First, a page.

Kids’ sports have a way of becoming a family affair. In the fall, our six-year-old daughter decided she wanted to join a soccer team, so we bought cleats and shin guards and signed over our Saturdays to watch her run and kick with her first grade friends. We rearranged schedules to include Tuesday afternoon practices. When she wanted extra practice time at home, my husband kicked the ball around with her in our neighborhood park.

Some sports dreams, however, aren’t quite so simple (or inexpensive). Joining a hockey team, for example, mean hundreds of dollars in equipment simply to buy the basics. Add in team fees, which can start in the $300 range and rise quickly as players climb the ranks, plus extra fees to travel to tournaments. Want to help your child practice after hours? Extra ice time means spending more money at the nearest rink.

Recently, AAA Mid-Atlantic honored several local families who have gone above and beyond to help their children follow their hockey dreams as part of their #ShareYourJourney campaign. Eight families were chosen to watch the Washington Capitals take on the Ottawa Senators from a suite after submitting stories about their journeys with their young hockey players. I joined a few other local bloggers to learn more about what these hockey moms (and dads) have done to help their children follow their dreams.

As I chatted with parents, it became clear that hockey wasn’t just their children’s passion – in almost every case it was a family affair. Parents who played growing up or simply grew up loving hockey introduced their children to skating early hoping they’d catch the hockey bug too, and I met more than one child who started skating at the age of three. Finding the resources and making the time to help their children follow their hockey dreams became family goals, and time at the rink and on the road became family time. During the first intermission, several parents proudly shared that their children would be participating in the Caps’ Mites on Ice later in the season, and it was fun to watch the kids’ reactions as they saw their peers skating.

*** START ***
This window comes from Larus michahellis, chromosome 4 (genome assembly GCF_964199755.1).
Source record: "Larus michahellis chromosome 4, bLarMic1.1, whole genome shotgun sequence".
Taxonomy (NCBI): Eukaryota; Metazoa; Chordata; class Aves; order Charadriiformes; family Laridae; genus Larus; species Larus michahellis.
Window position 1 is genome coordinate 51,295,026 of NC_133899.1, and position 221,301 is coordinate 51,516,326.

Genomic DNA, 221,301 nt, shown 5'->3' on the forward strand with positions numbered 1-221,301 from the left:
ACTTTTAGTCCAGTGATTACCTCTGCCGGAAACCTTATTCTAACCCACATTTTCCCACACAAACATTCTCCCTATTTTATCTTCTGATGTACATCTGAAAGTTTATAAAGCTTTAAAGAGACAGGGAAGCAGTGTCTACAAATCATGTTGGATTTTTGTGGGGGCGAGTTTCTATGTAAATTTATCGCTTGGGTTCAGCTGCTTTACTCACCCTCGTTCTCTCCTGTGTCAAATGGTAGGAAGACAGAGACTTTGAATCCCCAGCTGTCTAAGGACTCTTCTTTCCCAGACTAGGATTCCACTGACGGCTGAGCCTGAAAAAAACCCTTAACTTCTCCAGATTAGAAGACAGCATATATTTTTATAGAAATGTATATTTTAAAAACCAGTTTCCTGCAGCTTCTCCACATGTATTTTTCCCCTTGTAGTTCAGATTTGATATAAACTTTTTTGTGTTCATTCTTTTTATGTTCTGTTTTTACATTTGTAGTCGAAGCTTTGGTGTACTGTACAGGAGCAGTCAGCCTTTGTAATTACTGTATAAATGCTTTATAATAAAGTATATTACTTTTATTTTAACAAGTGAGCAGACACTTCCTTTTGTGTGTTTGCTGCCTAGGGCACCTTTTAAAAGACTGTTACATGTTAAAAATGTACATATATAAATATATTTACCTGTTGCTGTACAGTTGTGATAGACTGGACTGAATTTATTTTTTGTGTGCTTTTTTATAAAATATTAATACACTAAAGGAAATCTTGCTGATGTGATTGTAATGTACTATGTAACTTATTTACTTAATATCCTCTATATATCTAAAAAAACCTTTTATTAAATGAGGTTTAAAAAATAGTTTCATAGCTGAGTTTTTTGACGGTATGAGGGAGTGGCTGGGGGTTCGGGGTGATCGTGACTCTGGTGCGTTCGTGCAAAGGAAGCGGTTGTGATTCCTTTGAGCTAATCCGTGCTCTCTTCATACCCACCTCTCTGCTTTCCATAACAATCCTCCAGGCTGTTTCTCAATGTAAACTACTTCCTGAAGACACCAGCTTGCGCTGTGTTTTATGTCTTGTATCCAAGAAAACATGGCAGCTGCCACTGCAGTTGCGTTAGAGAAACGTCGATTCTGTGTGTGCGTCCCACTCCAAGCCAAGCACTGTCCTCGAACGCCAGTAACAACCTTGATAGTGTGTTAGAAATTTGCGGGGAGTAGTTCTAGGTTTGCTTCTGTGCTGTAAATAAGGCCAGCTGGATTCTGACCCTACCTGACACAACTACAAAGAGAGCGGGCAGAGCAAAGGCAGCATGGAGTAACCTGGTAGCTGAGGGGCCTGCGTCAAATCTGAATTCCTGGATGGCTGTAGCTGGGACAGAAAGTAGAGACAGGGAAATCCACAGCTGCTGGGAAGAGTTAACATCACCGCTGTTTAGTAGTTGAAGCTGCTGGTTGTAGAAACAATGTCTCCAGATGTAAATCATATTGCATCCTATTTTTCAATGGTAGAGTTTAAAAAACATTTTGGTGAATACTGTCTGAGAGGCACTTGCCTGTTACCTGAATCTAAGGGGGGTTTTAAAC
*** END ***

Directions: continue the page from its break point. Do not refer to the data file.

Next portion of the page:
If the kids’ love of hockey wasn’t clear during the game, when one very chatty young boy rattled off hockey facts and figures with my husband for much of the second period, it was hard to miss after the game. AAA Mid-Atlantic led us down to the Verizon Center’s lower level with the promise of a surprise visit, and as we waited two of the boys struck up a hockey game to pass the time – no ice, no sticks, no puck, just a love of the game to keep them mimicking the plays they’d just seen.


The big surprise of the night? A visit from Capitals right winger T.J. Oshie. This was no quick meet and greet – Oshie was game to make a video for one mother’s older daughter who was away at school and he called two other siblings at home. When one young fan was overwhelmed and hid in a locker, he sat down next to the boy and tried to coax him out. On our way out, his mom mentioned that this was her son’s first professional hockey game. “He doesn’t understand how special this one was!” she said in amazement, as he told his mom he’d pose for a picture with the hockey player next time.  It was a fantastic way to end a night honoring parents who have gone the extra mile for their children’s sports dreams.

Disclosure: I received complimentary tickets to the game in exchange for this post.


Allison writes about life at home in the Maryland suburbs at Home and Never Alone. You can also find her on Facebook and Twitter.